When life brings the heat it exposes the flaws in our faith, flaws that even a self-disciplined lover-of-the-Word follower of Jesus may not see. Trouble can reveal the the blind spots that are holding us back from God’s purpose.
If you are holding a bottle of water in one hand and hit it with the other hand, water will spill out of the bottle. Why? One perspective is because you hit it. But consider this: Water comes of the bottle because water is in the bottle. When trouble shakes us, when circumstance squeeze us, what comes out of us is what’s in us. This is what Jesus said:
" … Out of the overflow of the heart the mouth speaks." (Luke 6:45)
How we respond when trouble comes will determine if our faith is deepened or our growth is stunted. Do we accept it and cooperate with the refining process, or do we spin it and blame others, frequently implying that we are the victim. The Scriptures give us the right perspectives and some very good reasons for responding appropriately.
Therefore, since we have been justified through faith, we have peace with God through our Lord Jesus Christ, through whom we have gained access by faith into this grace in which we now stand. And we boast in the hope of the glory of God. Not only so, but we also glory in our sufferings, because we know that suffering produces perseverance; perseverance, character; and character, hope. And hope does not put us to shame, because God’s love has been poured out into our hearts through the Holy Spirit, who has been given to us. (Romans 5:1-5)
Consider it pure joy, my brothers and sisters, whenever you face trials of many kinds, because you know that the testing of your faith produces perseverance. Let perseverance finish its work so that you may be mature and complete, not lacking anything. If any of you lacks wisdom, you should ask God, who gives generously to all without finding fault, and it will be given to you. (James 1:2-5)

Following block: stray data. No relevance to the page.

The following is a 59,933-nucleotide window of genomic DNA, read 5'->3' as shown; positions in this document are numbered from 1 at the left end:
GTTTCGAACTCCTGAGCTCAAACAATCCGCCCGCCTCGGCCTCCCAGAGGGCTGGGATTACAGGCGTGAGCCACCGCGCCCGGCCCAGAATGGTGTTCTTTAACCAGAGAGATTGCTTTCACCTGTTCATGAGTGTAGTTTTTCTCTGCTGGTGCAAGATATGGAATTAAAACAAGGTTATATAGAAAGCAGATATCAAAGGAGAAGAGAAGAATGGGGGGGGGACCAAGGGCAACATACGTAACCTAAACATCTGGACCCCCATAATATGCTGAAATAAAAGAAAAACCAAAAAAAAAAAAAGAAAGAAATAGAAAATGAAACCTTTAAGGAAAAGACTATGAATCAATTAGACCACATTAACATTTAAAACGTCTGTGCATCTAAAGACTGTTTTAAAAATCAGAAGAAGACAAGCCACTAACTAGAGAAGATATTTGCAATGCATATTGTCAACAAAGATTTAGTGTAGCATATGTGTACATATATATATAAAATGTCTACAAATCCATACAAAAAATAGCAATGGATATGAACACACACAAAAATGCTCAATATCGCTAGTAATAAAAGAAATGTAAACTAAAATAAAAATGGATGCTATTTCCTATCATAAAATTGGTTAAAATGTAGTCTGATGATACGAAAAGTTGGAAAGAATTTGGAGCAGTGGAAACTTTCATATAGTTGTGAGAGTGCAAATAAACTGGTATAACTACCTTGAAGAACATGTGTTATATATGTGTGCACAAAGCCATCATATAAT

DISPLAYING GOD’S POWER
In John Chapter 9, we see see Jesus and his disciples as they encounter a man who had been blind all his life. Notice the question the disciples asked:
As he went along he saw a man blind from birth. His disciples asked him, “Rabbi, who sinned, this man or his parents, that he was born blind?”
“Neither this man nor his parents sinned,” said Jesus, “but this happened so that the work of God might be displayed in his life.” (John 9:1-3)
Of course, we know that our sin nature has caused all kinds of hurt and sickness and collateral damage, but the question the disciples asked is a reflection of our tendency to look for a logical reason or someone to blame for the hurt or trouble we encounter. They asked Jesus why this man was born blind. Was it his fault or his parents’ fault? That’s a simple multiple choice question, but Jesus basically said “none of the above.” He introduced a possibility that is typically overlooked. “This happened so that the work of God might be displayed in his life.”
There are times when God allows trouble not because we need to be disciplined, or because our faith needs to be deepened. Sometimes God allows trouble so that his power can be displayed, a context where his glory can be revealed. We have the opportunity to be a canvas for his masterpiece, to provide space for him to do something that only he can do. He may choose to bring healing like Jesus did for the man who was born blind. He may choose not to heal in the way we had hoped, creating even more space for his glory, grace, sovereignty and our need for a savior to be revealed.
Watch Jonas and Christy Dienner’s story about peace in the midst of trouble, and see how God displayed his power in devastating circumstances inspiring people around the world.
(Up Next // Part 4: Finding Peace When Life Hurts)